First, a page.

Lec10_OriginEukarya - BioG1780 Evolution and Biodiversity...

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BioG1780 Fall 2010 Evolution and Biodiversity Today’s lecturer: Harry Greene Lectures 10: September 17, 2010 1. Endosymbiosis and the rise of eukaryotes. In this lecture we introduce the remaining large and extremely diverse clade of life, the eukaryotes—first focusing on their origin by multiple endosymbiotic events and the implications of those transitions for eukaryotic size and diversity. Then we will characterize five major lineages of living eukaryotes, emphasizing three of them today and returning to the others in blocks of biodiversity lectures later in the semester. 2. What are eukaryotes and how did they originate? Eukaryotes are characterized by multiple internal organelles, most prominently a nucleus (containing the cell’s genetic material) and mitochondria (“powerhouse of the cell”), as well as in the case of photosynthesizers, chloroplasts. Along with various cytoskeletal elements, these attributes make possible a large increase in individual cell size compared to “prokaryotes,” as well as tremendous structural and functional diversification— indeed, a dramatic pattern among basal branches of the tree of life is the remarkable biochemical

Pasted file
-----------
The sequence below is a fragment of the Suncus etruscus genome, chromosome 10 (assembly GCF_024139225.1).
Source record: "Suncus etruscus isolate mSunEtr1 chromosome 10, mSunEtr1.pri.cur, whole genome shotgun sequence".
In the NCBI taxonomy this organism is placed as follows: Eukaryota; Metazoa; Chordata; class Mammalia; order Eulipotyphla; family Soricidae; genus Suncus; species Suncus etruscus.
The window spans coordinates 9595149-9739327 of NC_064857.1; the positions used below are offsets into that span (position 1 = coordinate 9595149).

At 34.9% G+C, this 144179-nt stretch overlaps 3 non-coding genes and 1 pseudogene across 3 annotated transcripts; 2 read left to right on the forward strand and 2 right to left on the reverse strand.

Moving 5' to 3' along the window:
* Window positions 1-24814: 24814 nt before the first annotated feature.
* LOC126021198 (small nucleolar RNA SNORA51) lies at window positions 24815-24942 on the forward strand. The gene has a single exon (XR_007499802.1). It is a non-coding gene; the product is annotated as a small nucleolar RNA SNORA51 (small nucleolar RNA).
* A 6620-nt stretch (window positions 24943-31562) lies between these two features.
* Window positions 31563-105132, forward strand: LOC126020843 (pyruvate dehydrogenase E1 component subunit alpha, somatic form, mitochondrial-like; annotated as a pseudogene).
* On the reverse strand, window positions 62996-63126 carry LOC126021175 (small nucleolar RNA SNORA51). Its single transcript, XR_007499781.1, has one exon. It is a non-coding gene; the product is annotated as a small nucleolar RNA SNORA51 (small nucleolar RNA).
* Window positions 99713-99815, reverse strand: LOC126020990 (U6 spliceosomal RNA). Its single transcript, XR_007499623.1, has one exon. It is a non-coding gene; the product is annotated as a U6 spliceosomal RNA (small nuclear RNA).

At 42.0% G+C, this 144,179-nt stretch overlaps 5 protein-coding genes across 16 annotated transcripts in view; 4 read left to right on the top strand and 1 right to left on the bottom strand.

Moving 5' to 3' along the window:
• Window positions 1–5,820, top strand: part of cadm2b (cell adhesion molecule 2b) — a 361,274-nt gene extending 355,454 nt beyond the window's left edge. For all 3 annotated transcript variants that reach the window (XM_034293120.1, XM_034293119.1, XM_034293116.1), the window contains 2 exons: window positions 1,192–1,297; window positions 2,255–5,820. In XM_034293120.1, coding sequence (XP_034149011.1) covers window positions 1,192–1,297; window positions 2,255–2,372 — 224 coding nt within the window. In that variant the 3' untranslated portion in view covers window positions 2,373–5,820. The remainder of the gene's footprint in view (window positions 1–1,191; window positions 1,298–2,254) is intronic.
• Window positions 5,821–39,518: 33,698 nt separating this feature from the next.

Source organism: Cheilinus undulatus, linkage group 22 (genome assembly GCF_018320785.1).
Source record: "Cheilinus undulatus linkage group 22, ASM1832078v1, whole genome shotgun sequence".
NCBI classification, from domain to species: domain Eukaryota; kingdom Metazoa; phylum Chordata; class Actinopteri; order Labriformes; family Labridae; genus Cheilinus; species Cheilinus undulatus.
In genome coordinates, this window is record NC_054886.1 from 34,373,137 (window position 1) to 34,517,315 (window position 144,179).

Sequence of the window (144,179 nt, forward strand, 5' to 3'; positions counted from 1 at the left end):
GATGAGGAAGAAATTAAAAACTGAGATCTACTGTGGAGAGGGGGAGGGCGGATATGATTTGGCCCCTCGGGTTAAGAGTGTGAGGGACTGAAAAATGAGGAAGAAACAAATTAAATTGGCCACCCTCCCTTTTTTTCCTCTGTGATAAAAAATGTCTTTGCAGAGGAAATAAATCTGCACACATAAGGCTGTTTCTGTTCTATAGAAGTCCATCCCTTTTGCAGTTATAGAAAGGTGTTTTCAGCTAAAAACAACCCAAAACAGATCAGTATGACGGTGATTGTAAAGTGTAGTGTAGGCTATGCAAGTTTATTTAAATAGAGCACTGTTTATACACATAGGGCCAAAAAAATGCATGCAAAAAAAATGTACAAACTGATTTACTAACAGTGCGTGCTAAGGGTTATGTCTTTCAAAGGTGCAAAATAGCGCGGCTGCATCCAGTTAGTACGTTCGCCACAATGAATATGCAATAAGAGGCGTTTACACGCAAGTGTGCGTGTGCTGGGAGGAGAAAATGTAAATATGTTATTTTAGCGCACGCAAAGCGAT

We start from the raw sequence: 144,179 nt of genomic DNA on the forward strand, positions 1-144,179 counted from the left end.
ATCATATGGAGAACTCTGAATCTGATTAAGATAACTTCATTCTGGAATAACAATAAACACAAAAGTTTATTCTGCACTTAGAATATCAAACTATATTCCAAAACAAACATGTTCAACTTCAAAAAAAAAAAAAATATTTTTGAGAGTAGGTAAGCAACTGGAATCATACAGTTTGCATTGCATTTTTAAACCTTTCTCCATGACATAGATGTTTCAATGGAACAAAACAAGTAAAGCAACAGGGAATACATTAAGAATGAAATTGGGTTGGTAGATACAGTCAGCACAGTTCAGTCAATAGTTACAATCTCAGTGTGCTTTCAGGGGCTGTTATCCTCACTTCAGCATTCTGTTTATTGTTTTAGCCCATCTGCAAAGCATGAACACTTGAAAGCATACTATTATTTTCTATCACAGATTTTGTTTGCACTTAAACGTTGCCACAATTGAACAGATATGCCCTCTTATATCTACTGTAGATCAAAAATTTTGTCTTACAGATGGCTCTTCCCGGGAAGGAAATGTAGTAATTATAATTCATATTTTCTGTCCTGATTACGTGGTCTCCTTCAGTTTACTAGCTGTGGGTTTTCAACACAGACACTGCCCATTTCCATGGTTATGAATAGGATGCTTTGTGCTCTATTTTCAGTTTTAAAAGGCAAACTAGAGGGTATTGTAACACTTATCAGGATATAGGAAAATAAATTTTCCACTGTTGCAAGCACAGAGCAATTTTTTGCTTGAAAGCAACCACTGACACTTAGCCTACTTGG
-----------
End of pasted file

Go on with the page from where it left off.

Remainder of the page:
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This note was uploaded on 12/20/2011 for the course BIOG 1440 taught by Professor Owens during the Spring '10 term at Cornell.

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Lec10_OriginEukarya - BioG1780 Evolution and Biodiversity...

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